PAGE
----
• It is 100% repeatable on most modern NVidia GPU's. If I run the shader on Intel built-in graphics there's no artifacts, if on gf640m, they appear. The square artifacts themselves change each frame without any noticable pattern.
    – Suslik
    Commented Apr 27, 2014 at 15:57
  • If you remove the return from your branch, does that change anything? Commented Apr 27, 2014 at 16:18
  • I have added that return as a debug measure to show that the condition is never true. And no, I have double-checked and that return does not affect result image in any way.
    – Suslik
    Commented Apr 27, 2014 at 16:22
  • Ah, this basically reminds me of unsynchronized read/write to the color buffer. You can produce an almost identical effect using image load/store without a memory barrier. However, since some of those blocks on the screen (particularly in the upper-left corner) are not squarely aligned to the window, I think this is an issue with computation rather than storage. Have you tried using pragmas to disable compiler optimizations? NV has quite a few proprietary ones, lookup #pragma optionNV. Commented Apr 27, 2014 at 17:42

3 Answers 3

2

I don't think anything is wrong with your shader. The openGL pipeline renders to a framebuffer. If you make use of that framebuffer before the rendering has completed, you will often get what you have seen. Please bear in mind that glDrawArrays and similar are asynchonous (the function returns before the GPU has finished drawing the vertices.)

The most common use for those square artefacts are when you use the resultant framebuffer as texture which is then use for further rendering.

The OpenGL driver is supposed to keep track of dependencies and should know how to wait for dependencies to be fulfilled.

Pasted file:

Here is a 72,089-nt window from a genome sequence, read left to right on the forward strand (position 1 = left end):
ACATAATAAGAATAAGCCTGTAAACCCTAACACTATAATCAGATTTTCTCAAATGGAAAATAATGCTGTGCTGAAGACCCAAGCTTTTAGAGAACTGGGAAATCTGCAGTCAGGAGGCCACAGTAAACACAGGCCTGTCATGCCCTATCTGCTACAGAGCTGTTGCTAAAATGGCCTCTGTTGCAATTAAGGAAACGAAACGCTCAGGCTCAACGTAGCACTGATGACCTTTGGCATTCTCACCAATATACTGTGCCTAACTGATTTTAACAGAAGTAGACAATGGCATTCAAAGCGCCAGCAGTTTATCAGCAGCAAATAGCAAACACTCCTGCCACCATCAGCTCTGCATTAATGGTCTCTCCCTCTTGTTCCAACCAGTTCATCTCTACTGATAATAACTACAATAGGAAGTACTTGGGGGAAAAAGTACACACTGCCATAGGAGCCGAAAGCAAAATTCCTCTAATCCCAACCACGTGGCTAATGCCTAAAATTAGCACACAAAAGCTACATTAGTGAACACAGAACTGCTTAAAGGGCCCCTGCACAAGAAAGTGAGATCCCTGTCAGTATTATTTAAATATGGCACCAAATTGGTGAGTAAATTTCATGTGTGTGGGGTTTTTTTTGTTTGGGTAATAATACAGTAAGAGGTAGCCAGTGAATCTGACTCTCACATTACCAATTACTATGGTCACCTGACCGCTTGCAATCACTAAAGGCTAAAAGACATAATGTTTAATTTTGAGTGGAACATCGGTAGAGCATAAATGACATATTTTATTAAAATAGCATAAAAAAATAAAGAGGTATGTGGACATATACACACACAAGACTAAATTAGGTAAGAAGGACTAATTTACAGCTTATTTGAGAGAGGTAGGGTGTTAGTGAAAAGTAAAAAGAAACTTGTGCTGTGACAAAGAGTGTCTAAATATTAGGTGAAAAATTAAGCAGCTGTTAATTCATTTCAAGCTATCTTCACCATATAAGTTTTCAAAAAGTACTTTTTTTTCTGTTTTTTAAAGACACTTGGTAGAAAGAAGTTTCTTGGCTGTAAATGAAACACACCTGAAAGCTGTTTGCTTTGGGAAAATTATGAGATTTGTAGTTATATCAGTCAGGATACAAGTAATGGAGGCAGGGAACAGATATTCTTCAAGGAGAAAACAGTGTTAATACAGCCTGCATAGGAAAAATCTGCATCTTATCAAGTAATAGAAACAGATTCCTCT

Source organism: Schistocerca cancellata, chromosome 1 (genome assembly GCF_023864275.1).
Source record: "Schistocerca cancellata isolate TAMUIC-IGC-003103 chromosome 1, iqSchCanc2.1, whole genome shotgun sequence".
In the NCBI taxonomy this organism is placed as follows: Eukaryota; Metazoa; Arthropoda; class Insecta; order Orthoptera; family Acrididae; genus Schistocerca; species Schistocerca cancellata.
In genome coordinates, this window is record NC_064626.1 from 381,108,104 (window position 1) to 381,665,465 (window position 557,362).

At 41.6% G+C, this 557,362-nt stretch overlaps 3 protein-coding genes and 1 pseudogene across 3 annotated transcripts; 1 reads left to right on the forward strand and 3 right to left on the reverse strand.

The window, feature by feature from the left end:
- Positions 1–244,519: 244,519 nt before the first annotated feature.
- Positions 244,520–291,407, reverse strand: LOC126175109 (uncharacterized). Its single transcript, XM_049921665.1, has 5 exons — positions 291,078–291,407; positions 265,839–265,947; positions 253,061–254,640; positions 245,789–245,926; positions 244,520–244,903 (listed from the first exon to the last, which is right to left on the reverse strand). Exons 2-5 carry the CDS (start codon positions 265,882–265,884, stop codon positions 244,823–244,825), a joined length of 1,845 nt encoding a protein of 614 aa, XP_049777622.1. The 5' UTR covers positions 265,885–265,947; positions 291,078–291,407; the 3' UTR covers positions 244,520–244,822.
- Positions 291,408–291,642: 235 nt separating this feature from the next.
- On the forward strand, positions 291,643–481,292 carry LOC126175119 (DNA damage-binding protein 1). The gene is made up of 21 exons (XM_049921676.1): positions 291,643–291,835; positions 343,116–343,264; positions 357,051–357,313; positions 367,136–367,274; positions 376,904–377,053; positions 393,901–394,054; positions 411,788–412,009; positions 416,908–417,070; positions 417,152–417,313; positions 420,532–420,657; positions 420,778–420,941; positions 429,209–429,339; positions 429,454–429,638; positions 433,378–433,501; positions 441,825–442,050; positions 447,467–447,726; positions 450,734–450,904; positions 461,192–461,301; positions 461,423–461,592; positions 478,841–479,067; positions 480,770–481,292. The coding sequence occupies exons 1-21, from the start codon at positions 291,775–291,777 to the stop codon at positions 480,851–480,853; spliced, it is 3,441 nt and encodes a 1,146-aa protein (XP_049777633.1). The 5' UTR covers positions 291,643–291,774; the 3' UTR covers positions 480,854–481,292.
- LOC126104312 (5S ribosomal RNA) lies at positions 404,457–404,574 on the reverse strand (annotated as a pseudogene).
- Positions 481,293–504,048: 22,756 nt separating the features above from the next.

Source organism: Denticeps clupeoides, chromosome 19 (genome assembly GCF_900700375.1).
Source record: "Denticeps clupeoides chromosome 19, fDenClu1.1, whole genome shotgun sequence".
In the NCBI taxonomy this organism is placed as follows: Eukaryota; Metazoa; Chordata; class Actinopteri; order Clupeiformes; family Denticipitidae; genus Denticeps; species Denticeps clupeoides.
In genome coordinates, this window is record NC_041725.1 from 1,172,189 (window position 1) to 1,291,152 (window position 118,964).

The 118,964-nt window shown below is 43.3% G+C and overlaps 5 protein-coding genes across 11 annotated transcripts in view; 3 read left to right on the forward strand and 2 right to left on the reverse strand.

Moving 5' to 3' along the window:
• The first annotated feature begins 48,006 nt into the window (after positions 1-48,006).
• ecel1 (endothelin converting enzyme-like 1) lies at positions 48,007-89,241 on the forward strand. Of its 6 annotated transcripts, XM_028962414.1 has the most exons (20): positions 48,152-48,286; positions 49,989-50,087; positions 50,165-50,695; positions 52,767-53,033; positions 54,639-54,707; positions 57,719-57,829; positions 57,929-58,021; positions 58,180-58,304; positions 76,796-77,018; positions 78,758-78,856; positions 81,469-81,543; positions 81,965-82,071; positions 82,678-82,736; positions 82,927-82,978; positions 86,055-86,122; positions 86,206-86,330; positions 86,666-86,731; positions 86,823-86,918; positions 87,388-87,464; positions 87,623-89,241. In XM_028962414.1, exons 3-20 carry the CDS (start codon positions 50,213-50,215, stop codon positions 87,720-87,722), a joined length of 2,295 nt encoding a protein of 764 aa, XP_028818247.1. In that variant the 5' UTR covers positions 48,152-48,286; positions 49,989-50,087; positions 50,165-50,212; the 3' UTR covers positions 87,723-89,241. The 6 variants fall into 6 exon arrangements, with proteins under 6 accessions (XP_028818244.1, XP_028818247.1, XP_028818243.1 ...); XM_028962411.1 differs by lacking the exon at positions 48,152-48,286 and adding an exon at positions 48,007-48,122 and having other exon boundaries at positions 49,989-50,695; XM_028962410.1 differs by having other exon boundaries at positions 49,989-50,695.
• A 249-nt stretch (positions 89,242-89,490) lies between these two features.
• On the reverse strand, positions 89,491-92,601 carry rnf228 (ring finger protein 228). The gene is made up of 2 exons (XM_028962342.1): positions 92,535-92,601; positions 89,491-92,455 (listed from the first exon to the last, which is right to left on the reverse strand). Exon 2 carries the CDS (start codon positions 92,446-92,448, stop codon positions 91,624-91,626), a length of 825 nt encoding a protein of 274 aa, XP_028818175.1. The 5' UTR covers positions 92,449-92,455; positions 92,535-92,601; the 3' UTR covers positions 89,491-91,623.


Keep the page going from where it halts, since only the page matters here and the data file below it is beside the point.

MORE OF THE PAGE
If you are sharing a framebuffer across threads, however, all bets are off, you then might need to make use of things like a fence sync (glFenceSync) to ensure that that one thread waits for rendering that is taking place on another thread.

As a workaround, you might find calling glFinish or even glReadPixels (with one pixel) sorts the issue out.

Please also bear in mind that this problem is timing related and simplifying a shader might very well make the issue go away.

2
  • Nope, syncing is not the reason. At least I failed to remove the artifacts by any syncing options(glFlush()/glFenceSync()/wglSwapInterval(),Sleep()). And I'm rendering directly to the window so render-to-texture sync issues are irrelevant as well. If you don't believe me you can easily test it yourself if you have windows and Nvidia GPU: all sources and libs are included in the attachment.
    – Suslik
    Commented Apr 29, 2014 at 21:08
  • Well then it could well be a bug in the NVidia OpenGL drivers.
    – doron
    Commented Apr 30, 2014 at 10:33
1

If anyone's still interested I asked this question on numerous specialized sites including opengl.org and devtalk.nvidia.com. I did not receive any concrete answer on what's wrong with my shader, just some suggestions how to work around my problem. Like use if(condition == true) instead of if(condition), use as simple algorithms as possible and such. In the end I've chosen one of the easiest rotations of my code that gets rid of the problem: I just replaced

struct Intersection  
{  
    vec3 point;  
    vec3 norm;  
    bool valid;  
};  

with

struct Intersection  
{  
    bool valid;  
    vec3 point;  
    vec3 norm;  
};  

There were numerous other code rotations that made the artifacts disappear, but I've chosen this one because I was able to test in on most other systems I had trouble with before.

1
  • Honestly, I would have tried putting bool valid sandwiched in-between the two vec3s knowing what I do about GPUs' preferred data alignment. vec3 likes to begin on a 16-byte boundary, and is basically treated the same as a vec4. You can cram a 4-byte variable (yes, bool is 32-bit in GLSL) in-between two vec3s quite effectively without disrupting alignment or wasting space. Commented Apr 30, 2014 at 0:58
0

I've seen this exact thing happen in GLSL when variables aren't initialized. For example, a vec3 will be (0,0,0) by default on some graphics cards, but on other graphics cards it will be a different value. Are you sure you're not using a variable without first assigning it a value? Specifically you aren't initializing ColoredIntersection.color if Insersection.valid is false, but I think you are using it later.